(Also, this is my sort-of convoluted thoughts on Jono Bacon’s meme)

Of Freedom and Trademarks

I read an article this past weekend that brought up some interesting issues that I tend to forget about concerning free software. Most people these days are familiar with Firefox. While Firefox is open-source and “essentially” free software, the key area that makes it non-free is in its trademark and copyright. The brand name “Firefox” is a trademark of the Mozilla Foundation, as is the Firefox logo. Since the logo is artwork, it also falls under copyright restrictions.

Trademarks are a funny business. Unlike copyright, which is inherent from the minute that pen touches paper, a quotation is voiced, or a blog post is published, a trademark is not inherent. As such, copyright is enforceable in general. If you find a person violating that copyright, you are empowered to make them stop, but if you choose to ignore it, that’s your decision. Trademarks on the other hand are a “branding” and are not inherent. If you find someone in violation of your trademark, you must act to stop them (or help them to comply). Otherwise, you are forfeiting your right to the trademark.

In general, this is thought to be a good thing because trademarks are “branding” used to ensure quality. I probably don’t want to install just any piece of software on my computer, but if it’s “Mozilla Firefox” then I will. This is especially important when discussing open-source software. With proprietary software, it would be difficult to distribute a “fake” copy without people noticing a difference. But with open-source software, everyone has access to the application’s source code. This means that anyone could build it, modify it, and tell it to collect all of your private information for them. If they can convince you to install “their version” of your favorite program, that’s a major security threat. Sharing code is also the hallmark of free and open-source software, and users are encouraged to modify it. But it doesn’t mean that after doing that, they deserve to still call it “Firefox”. Of course, Firefox should be credited as the basis for the work. It’s good to know when something has been stamped “Mozilla Firefox” because it tells you that it’s endorsed by the Mozilla Foundation and you can trust it.

Now you might be sitting there, scratching your head, and asking, “What’s the big deal? Can’t I just assume that anything I get from mozilla.com is what I want?” For many people, the answer to that is “Yes, you can.” But according to its license, Firefox is free to distribute under its brand name as long as any changes to it have been approved by the developers. This is something that many GNU/Linux distributions take advantage of so that they can package “Firefox” as the official web browser of their operating system. This helps user-friendly distributions like Ubuntu because potential users instantly recognize the brand Firefox and are comfortable with it. This works well for just about everyone involved.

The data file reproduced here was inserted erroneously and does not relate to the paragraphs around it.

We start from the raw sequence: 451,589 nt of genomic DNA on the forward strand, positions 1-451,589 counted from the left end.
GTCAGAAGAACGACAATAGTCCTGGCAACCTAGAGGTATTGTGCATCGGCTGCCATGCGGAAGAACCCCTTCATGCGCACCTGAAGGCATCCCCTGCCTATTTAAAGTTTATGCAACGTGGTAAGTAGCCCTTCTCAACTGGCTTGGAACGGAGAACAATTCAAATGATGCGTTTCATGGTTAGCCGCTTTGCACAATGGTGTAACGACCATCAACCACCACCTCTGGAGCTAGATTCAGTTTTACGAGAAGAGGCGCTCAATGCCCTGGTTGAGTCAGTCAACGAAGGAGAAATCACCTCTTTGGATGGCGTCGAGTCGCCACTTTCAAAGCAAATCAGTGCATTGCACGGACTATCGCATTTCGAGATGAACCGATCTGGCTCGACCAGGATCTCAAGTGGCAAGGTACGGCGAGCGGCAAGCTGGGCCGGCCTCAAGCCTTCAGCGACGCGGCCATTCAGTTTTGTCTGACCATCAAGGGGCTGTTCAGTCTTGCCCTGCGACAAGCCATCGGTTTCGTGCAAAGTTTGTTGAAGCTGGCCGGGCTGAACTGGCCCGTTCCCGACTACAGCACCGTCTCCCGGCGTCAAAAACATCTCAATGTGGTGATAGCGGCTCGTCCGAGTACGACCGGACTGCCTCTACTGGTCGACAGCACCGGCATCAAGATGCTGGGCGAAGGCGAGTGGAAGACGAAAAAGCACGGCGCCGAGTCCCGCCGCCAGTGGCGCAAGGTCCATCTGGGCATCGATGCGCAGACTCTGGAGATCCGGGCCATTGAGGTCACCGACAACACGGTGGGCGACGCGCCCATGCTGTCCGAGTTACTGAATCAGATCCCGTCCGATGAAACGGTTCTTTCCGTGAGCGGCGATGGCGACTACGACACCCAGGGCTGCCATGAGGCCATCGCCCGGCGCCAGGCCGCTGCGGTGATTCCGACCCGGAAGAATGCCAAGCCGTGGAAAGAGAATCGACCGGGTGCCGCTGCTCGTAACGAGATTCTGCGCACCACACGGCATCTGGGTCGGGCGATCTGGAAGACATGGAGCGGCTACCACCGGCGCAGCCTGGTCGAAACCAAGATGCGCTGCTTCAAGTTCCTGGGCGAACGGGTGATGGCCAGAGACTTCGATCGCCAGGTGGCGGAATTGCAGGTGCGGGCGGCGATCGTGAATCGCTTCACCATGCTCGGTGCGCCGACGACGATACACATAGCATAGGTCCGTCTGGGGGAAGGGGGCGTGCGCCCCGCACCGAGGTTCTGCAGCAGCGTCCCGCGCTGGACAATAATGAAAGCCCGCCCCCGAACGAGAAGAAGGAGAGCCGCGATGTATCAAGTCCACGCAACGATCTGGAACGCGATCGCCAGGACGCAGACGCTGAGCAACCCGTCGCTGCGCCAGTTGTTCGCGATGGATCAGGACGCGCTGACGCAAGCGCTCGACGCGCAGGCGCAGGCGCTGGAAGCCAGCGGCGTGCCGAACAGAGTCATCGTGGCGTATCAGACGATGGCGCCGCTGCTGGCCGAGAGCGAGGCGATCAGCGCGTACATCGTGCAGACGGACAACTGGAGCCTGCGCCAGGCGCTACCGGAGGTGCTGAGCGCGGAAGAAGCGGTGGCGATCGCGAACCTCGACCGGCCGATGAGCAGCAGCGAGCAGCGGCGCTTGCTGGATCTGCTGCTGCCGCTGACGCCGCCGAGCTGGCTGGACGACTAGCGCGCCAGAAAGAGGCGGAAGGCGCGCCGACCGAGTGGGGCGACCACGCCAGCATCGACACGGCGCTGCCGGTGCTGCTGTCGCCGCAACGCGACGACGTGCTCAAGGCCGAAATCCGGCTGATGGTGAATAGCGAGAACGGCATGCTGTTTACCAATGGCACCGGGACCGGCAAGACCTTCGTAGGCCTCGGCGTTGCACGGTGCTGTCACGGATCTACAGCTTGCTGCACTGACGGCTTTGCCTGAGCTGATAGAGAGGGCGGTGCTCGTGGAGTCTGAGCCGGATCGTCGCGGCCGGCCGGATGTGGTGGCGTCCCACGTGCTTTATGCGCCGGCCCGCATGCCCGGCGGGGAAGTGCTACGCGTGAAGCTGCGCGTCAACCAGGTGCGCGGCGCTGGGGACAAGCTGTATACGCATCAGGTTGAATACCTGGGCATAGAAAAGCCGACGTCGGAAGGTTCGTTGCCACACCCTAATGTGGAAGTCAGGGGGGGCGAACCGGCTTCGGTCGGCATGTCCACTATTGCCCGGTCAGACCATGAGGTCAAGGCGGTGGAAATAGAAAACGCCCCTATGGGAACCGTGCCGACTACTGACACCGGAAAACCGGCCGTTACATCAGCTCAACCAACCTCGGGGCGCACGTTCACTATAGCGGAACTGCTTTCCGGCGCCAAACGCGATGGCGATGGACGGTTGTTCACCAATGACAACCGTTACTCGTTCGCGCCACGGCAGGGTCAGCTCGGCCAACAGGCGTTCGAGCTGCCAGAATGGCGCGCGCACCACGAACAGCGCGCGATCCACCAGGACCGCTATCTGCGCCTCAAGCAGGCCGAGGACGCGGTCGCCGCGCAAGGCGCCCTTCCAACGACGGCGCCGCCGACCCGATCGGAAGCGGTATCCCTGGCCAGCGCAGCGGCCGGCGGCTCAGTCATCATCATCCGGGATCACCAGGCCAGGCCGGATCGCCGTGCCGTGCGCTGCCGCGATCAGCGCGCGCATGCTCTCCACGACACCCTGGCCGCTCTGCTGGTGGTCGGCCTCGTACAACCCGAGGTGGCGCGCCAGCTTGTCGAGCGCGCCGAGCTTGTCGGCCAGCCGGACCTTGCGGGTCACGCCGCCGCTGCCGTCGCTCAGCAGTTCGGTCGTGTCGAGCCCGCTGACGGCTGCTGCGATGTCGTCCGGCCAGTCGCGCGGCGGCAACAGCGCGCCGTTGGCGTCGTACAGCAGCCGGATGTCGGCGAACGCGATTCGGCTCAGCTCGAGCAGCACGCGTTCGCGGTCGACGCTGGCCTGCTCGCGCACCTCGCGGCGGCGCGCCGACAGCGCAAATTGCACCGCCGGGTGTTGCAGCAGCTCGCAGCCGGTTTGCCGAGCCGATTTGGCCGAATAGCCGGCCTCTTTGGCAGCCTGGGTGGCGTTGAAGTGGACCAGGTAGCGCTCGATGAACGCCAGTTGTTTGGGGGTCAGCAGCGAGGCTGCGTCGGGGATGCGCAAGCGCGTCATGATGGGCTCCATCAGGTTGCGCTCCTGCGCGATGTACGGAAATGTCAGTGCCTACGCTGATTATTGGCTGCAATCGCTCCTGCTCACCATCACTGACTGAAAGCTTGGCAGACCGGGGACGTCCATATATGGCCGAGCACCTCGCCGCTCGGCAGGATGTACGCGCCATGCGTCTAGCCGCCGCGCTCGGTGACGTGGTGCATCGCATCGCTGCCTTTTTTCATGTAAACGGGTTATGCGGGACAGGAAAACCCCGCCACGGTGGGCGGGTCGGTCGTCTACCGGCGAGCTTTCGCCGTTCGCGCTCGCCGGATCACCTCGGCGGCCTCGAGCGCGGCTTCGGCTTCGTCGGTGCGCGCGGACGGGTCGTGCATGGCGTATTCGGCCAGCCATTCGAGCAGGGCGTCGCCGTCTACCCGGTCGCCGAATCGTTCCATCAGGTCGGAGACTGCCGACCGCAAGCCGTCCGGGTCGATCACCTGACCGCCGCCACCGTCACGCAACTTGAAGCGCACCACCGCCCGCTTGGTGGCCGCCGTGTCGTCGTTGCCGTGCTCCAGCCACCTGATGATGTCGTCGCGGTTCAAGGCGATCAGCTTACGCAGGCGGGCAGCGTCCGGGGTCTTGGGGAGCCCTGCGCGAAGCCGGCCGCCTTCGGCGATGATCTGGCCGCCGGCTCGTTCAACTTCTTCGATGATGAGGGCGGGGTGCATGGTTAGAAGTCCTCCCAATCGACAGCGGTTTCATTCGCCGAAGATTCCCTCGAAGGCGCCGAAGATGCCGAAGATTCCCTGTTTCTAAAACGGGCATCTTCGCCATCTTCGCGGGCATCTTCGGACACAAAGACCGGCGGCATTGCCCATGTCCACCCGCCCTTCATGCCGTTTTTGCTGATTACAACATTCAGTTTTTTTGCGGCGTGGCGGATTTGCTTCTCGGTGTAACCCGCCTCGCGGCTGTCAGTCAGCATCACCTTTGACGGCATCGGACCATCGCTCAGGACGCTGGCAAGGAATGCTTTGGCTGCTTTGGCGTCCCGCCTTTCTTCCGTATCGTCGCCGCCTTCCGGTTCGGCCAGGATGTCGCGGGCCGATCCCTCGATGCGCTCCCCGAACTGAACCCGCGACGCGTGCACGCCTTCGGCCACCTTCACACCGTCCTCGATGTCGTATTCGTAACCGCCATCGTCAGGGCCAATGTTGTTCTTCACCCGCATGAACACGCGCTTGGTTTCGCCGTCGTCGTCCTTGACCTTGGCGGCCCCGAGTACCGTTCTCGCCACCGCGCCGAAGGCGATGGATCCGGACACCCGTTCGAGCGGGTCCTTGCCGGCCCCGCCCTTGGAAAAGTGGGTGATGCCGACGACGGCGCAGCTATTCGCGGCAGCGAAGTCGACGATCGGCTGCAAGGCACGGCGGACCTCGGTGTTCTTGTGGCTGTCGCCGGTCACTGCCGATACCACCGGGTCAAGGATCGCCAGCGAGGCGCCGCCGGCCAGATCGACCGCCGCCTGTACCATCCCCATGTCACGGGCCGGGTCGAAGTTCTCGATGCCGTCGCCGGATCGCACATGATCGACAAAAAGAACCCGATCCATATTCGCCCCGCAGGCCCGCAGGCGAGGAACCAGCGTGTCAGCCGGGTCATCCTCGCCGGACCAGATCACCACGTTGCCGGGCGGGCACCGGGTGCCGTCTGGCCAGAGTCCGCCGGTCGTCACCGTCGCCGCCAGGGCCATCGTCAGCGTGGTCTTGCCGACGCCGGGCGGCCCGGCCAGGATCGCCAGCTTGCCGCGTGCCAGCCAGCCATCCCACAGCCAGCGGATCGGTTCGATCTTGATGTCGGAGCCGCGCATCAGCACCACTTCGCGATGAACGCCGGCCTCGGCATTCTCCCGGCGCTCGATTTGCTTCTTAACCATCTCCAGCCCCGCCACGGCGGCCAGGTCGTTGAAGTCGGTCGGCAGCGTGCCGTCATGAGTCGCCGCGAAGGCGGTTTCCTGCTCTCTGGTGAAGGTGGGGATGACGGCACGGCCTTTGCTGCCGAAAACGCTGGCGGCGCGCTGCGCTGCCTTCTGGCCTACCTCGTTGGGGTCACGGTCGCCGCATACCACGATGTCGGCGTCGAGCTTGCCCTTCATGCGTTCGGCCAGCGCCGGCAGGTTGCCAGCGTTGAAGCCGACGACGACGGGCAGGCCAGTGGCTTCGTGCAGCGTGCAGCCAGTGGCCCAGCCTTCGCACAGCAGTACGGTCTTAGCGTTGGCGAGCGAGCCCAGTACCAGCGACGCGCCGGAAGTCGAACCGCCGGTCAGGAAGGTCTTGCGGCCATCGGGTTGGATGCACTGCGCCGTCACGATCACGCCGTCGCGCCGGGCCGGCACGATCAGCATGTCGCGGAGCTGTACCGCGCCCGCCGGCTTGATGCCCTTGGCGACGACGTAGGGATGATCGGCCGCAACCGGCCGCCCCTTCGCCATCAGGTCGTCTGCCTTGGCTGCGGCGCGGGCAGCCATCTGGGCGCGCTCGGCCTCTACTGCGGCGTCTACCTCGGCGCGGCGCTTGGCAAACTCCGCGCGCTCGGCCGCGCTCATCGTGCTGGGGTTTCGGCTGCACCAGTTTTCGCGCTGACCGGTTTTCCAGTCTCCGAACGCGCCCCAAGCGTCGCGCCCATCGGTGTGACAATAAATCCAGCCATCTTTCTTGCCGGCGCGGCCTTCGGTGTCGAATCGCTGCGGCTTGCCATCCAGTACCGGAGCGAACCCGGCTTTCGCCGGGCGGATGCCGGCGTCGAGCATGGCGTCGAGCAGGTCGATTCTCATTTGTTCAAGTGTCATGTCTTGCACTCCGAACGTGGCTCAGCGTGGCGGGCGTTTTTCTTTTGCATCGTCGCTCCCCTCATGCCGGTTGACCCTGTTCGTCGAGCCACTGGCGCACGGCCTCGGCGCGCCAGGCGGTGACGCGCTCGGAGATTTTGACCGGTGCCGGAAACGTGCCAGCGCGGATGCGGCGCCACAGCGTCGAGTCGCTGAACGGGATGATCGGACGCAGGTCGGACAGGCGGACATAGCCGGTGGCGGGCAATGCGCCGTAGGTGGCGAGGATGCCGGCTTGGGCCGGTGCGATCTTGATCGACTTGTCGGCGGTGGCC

Debian is another GNU/Linux distribution. It has roots as one of the first GNU/Linux distributions, and it defines itself by its commitment to being free. You may have developed a great program that a lot of people like, but if it’s not free software, it’s not good enough to be called “Debian” and included in their operating systems. They would like to be able to use Firefox as their default web browser like other, less “freedom-oriented” distributions do. If it were just a trademark issue, there would be no problem. Debian could easily show Mozilla exactly what changes (if any) are in their version of Firefox. Since the Firefox logo is also under restrictive copyright protection, however, Debian can’t include it. They also can’t just exchange the logo for a non-copyrighted one because the Firefox logo is part of the trademark. This copyright could be changed to a more permissive license by Mozilla, but it looks like their theory is that Debian could just as easily bend their rules. This is where Debian has taken a stand. Since they’re committed to providing a completely free operating system, they do not include Firefox as their browser.

Firefox is a good browser, and Debian doesn’t want to try to code another browser or use a less popular alternative. Since the only real problem they have is with the trademark and artwork, they’d much rather keep the rest of the Firefox code intact. Plus, with the number of Firefox plug-ins available, a lot of users want to use it. So what does Debian do? Since Firefox is open-source, they just strip out the copyrighted logo and come up with their own. This means that they lose the “Firefox” branding, so they chose the name IceWeasel (and a free logo) to replace it.

Now it may seem like kind of a moot point in the long run, but it makes me proud to see that a distribution like Debian will stick to their guns in a situation like this. It may not be for everyone (I’m still using Firefox on Ubuntu), but they chose not to back down on the ideals of their organization and their users when it would have been very easy to do so. So kudos to Debian and IceWeasel.